Michelle Gass is finally escaping the quicksand of Menomonee Falls and getting a new job with Levi’s. Kohl’s has named a new interim CEO who has the Burlington Stores top job on his 70-year old resume and came to the retailer via activist investors who tried to depose Gass. And the embattled retailer will now have new leadership which will try to satisfy both its investors and its customers.
Be careful what you wish for.
Gass had been under attack literally for years by any number of agitating shareholders who believed she wasn’t doing a very good job and needed to go. They pushed not only for her exit but potentially for a break-up of Kohl’s or at least a sale to somebody else. Either way, it appeared their goal was to make some money out of their Kohl’s stake, not necessarily to fix whatever was wrong with the mid-market department store retailer.
Doing that will now be somebody else’s problem. Gass will join Levi Straus next month as president with the plan to make her CEO there within 18 months. That seems a rather long-range transition as these things go so don’t be surprised if the terms of that arrangement are changed sometime before 2024.
She leaves a Kohl’s that continues to underperform financially. In fact the company released preliminary results for its just-ended quarter that showed another same-store sales decline, this one at 6.9% and an overall net sales decline of 7.2%. Earnings were projected to be about half of what they were a year ago.
Since taking over the corner office four years ago, Gass – who came out of Starbucks and didn’t necessarily have a retail pedigree – has had a couple of notable gold stars on her list of accomplishments. Leading that would be landing Sephora as an in-store partner, stealing it away from JCPenney and providing Kohl’s with an important foundation (pun intended) in the beauty sector.
She also hooked up with Amazon to allow for returns at Kohl’s stores, seemingly as a way to get online shoppers into the stores, a move that is hard to evaluate given the sales declines. She experimented with new store formats, including a just-opened smaller location, as well as subletting space to several third parties like Planet Fitness and the Aldi grocery chain. None of these initiatives have been scaled up enough to have any kind of significant impact on the company’s performance.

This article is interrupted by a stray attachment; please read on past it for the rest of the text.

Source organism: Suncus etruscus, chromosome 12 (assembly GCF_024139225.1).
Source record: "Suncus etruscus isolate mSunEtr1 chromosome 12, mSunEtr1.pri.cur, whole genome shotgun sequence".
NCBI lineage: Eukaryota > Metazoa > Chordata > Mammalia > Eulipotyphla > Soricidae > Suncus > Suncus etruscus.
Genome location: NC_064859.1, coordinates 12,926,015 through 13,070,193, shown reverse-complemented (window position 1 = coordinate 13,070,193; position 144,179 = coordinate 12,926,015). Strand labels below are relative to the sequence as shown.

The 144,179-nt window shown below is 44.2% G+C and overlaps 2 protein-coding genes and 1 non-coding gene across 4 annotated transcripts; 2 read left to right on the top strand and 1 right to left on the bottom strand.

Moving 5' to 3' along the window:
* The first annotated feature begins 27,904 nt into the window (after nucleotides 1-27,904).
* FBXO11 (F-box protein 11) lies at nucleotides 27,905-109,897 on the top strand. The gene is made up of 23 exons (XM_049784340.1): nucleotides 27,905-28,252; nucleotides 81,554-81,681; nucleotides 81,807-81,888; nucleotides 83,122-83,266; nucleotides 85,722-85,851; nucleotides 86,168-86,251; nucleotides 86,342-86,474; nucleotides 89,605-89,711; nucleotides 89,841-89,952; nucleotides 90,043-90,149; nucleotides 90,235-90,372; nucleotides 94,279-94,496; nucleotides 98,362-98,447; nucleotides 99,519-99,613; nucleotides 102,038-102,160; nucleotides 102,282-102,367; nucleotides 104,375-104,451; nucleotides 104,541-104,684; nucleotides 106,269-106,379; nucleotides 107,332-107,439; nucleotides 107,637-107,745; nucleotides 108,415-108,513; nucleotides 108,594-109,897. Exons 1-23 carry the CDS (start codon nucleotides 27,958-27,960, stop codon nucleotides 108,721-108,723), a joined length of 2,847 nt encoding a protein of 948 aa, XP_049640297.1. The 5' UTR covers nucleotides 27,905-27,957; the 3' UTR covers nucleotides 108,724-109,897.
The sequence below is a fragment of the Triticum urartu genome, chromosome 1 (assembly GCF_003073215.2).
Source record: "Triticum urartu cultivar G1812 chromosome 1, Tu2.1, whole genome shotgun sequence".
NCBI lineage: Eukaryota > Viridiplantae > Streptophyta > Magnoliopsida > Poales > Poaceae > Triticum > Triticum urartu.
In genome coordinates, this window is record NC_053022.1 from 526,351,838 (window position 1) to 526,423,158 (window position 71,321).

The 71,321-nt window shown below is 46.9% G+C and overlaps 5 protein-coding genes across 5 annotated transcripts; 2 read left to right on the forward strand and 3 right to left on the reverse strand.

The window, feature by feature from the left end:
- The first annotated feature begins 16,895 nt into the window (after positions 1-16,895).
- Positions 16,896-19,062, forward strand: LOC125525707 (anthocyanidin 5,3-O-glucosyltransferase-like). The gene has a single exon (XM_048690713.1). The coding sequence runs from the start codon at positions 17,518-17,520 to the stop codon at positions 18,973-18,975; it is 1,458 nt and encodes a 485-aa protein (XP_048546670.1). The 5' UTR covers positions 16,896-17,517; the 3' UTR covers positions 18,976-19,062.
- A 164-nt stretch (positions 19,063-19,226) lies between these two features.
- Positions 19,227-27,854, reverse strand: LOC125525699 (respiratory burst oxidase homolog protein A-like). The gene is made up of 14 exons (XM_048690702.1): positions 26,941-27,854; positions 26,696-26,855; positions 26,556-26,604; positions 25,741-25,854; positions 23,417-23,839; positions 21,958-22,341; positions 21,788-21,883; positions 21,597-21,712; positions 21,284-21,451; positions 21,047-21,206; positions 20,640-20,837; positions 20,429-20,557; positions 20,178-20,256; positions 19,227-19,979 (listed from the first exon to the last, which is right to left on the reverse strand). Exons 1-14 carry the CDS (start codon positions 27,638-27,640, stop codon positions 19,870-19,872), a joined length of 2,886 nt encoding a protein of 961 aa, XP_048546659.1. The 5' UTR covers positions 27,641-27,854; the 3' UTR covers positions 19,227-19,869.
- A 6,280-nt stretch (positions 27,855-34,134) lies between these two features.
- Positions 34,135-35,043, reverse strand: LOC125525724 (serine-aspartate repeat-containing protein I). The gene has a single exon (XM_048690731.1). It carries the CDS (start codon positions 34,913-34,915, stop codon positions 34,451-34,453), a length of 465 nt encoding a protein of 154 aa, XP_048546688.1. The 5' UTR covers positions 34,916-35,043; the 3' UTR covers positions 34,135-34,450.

All the while however its sales have continued to decline and other than a few feeding-frenzy-induced spikes its stock price has been in a slow but steady drop: In the fall of 2018, the year she took over, Kohl’s share price topped $80 but Tuesday it was trading at just under $30 a share, even with a 10% rise following the Gass announcement.
It’s clear that some investors believe that with Gass out of the way, Kohl’s will be back in play. Earlier this year it turned down an offer from another retail chain owner to buy the company for about double its current market value, claiming the price was undervalued. Activist investors were no doubt not happy.
One has to think that agitation will resume, but to what end it’s unknown. Whatever Gass’s accomplishments – and disappointments – the retailer remains stuck in the middle market of American retailing, a space increasingly squeezed by department stores like Macy’s and Dillard’s from above and discounters like Target and Walmart from below. Add in off-pricers, Amazon, Wayfair, a potentially reinvigorated (and refinanced) JCPenney and any number of other competitors on the retail landscape and it’s unclear where Kohl’s fits in the bigger picture. Its off-mall footprint, a reputation as the place young families shopped for their clothing and the Sephora bump are all pluses yet it may not be enough.
For the time being all of this falls on Tom Kingsbury’s desk. CEO of off-pricer Burlington Stores from 2008 to 2019, he was there for some of the off-pricers rough years but also for its more recent revitalization. Earlier in his career he ran the old Filene’s division when it was part of May Co. and had an previous stint at Kohl’s in the early 2000s as a senior vice president in charge of marketing, e-commerce and tech. According to his bio on the Kohl’s site he is also a director for no less than three other retailers –Tractor Supply, BJ’s and Big Lots – positions it would seem he would need to relinquish in his new role at Kohl’s.
What he does in that role – however long it lasts before a more permanent leader is picked – could determine the fate of Kohl’s. As an appointee from activist investor Ancora, joining the board last year, Kingsbury could restart talks to sell Kohl’s or even break it up into retail and real estate pieces. He could accelerate the small-store roll-out, bring in more third-party brands or even close some of Kohl’s 1,100 existing stores. Then again, he could just be a placeholder until the company’s board brings in his successor.
Whatever happens it will no doubt continue the turmoil and uncertainty that has surrounded Kohl’s for the past several years. At least the retailer will know someone at Levi’s to get a good deal of jeans.